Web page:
Empowerment programs for victims of IPV

Empowerment is a common framework for programs aimed at IPV survivors, in particular in Italy. However, Kasturirangan [18] outlined that in many cases IPV programs do not provide a clear definition of empowerment, equating the term with “advocacy” or “enlarging the basket of opportunities” for women. Instead, “program goals should be shaped by women’s own values and priorities and should reflect the limitations to resource access placed on them by society. Programs must acknowledge that a woman who places her family’s well-being before her own, or rejects options laid in front of her because they will not work for her circumstances, may still be engaging in an empowerment process. Women who engage in an empowerment process should set their own goals and determine what kinds of resources would be helpful to them in reaching these goals” [18] p. 1469]. Clear conceptualisation is indeed critical to support an authentic empowerment process and evaluate its results.

Cattaneo and Goodman [9] p. 84] defined empowerment as “a meaningful shift in the experience of power attained through interaction in the social world.” This broad definition, based on the Empowerment Process Model (EPM, Cattaneo and Chapman [8]), assumes empowerment as an iterative process where internal (psychological) and external (social) factors interact, and in which “a person who lacks power sets a personally meaningful goal-oriented towards increasing power, takes action and makes progress towards that goal, drawing on his or her evolving self-efficacy, knowledge, skills, and community resources and supports, and observes the impact of his or her action” [9], p. 88].

Building upon consolidated literature on empowerment (e.g., [28, 40]), the EPM includes three focal components, namely:

  • Meaningful, power-oriented goals and objectives. The identification of personal goals through the exploration of possibilities and the selection of the best option—based on the unique circumstances each survivor faces at any given time—is essential to the process of empowerment. This component often also involves revisiting goals and sub-goals over time, as the context and other components of the process shift.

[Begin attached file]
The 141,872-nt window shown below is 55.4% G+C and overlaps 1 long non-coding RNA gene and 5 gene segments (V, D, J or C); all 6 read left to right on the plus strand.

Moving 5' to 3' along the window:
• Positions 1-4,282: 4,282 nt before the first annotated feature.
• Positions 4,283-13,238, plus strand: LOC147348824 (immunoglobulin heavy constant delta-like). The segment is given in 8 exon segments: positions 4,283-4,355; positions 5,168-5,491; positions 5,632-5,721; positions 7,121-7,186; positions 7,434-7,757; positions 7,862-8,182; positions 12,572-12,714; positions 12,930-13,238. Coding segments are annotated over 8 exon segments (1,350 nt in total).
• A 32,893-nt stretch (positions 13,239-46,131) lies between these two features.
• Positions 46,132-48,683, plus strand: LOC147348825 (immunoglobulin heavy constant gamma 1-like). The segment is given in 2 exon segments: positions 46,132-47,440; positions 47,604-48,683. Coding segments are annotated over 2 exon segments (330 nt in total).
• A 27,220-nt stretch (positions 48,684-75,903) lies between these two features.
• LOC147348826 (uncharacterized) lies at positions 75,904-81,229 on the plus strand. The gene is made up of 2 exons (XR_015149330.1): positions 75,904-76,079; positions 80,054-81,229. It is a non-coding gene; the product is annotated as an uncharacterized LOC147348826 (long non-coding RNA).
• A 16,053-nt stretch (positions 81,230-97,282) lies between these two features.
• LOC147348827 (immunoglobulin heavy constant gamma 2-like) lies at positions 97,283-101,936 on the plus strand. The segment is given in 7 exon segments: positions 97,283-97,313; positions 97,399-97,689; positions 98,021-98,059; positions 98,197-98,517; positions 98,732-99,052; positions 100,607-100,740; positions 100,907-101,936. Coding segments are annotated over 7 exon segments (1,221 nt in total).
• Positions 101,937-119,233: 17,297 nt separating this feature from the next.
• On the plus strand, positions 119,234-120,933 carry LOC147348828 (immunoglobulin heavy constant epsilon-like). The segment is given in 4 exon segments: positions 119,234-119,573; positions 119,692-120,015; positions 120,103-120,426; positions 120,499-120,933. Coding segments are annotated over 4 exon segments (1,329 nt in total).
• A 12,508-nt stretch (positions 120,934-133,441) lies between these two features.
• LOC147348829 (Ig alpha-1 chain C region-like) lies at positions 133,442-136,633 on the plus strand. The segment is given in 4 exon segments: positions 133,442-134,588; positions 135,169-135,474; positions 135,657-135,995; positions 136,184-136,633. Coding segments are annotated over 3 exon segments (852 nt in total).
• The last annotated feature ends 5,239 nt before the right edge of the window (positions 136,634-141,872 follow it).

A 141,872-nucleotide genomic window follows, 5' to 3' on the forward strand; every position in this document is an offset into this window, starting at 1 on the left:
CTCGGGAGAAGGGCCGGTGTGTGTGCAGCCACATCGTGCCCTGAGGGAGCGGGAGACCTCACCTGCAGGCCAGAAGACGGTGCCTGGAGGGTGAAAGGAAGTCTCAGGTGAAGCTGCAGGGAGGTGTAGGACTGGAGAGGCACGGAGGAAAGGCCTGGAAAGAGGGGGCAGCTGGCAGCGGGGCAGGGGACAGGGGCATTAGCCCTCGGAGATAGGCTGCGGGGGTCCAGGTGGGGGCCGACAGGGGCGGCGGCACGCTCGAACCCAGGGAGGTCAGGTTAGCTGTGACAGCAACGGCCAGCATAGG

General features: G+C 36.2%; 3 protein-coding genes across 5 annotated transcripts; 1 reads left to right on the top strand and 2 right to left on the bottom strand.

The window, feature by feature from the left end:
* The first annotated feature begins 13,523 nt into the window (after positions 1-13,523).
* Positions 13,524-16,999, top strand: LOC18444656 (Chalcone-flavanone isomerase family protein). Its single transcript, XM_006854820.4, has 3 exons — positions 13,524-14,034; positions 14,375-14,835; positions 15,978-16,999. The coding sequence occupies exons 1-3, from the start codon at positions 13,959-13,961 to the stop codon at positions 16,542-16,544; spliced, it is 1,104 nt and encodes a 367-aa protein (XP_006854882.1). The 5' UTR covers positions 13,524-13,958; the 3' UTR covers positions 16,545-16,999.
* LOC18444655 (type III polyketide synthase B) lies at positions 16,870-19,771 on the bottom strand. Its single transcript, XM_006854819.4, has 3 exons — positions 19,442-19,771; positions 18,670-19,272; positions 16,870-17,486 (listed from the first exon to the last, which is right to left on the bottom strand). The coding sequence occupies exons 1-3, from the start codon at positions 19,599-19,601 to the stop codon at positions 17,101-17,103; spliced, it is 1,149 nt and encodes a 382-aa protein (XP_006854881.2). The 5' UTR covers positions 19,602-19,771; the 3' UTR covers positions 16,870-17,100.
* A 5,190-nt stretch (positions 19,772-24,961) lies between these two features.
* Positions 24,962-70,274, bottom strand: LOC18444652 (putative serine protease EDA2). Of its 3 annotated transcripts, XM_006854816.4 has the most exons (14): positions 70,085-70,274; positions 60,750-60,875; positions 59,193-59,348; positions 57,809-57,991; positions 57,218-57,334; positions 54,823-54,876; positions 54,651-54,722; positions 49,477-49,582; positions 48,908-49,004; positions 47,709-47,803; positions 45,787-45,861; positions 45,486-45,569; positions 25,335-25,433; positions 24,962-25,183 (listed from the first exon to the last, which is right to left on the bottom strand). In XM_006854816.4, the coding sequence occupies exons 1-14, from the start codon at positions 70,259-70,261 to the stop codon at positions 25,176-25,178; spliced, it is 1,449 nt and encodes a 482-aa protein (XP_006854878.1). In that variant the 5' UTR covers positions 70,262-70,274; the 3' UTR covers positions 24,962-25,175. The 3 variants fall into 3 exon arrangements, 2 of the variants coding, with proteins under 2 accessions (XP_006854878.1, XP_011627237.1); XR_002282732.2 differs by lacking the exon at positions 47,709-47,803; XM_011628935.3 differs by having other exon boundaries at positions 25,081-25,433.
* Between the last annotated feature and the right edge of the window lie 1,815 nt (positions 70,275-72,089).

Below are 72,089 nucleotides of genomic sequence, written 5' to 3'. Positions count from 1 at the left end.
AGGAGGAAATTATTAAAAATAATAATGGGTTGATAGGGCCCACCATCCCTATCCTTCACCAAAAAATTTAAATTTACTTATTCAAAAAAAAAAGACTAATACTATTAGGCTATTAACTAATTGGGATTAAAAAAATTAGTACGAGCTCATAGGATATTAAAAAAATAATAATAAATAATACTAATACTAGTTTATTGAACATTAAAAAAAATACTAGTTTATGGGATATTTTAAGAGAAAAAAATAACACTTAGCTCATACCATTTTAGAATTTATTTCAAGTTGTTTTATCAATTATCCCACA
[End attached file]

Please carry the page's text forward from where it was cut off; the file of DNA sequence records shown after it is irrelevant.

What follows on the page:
• Actions toward goal achievement. The second component refers to all the activities that are necessary to reach the selected aims. Individuals need to trust their knowledge, i.e., their understanding of what must be done in order to reach goals. It is distinct from the ability to actually take those steps, which is determined by skills, as well as by the perception of being able to do it (i.e., self-efficacy). The possibility of reaching personal aims also depends on building and/or accessing community resources. Formal systems, as well as informal support (e.g., friends, neighbours, co-workers, or family), are also part of the process of empowerment.

  • Observation and reflection on the impact of actions in relations to established goals. The last component concerns the individual’s awareness of one’s progress in terms of internal experience and external changes. The impact is context-specific, as it is deeply related to individuals' goals.

Contextual variables influence all the components of the process: cultural values can modulate meaningful personal goals, and some contexts more than others can facilitate access to psychological and social resources. Thus, the possibility of carrying out certain actions or attaining certain aims also depends on the social context in which individuals live.

In order to consolidate the theoretical foundation of empowerment, Brodsky and Cattaneo [5] distinguished its convergence and divergence with respect to resilience. Resilience and empowerment are two interactive processes which both build on personal and social resources (e.g., knowledge, skills, self-esteem, and social support). However, they occur under different circumstances that define the magnitude and the transformational capacity of (social) change. For example, resilience occurs when the level of risk is high, the magnitude of change is large (e.g., become a feminist activist in a non-democratic country where women have limited rights), and the only possible change can be internal or local (e.g., adaptability or resistance) [5]. When the level of risk is low (e.g., supportive laws exist), the magnitude of change is smaller (e.g., become a feminist activist in a democratic country with gender disparity), and transformative actions are possible (e.g., claiming rights), it is the empowerment process that takes place [5].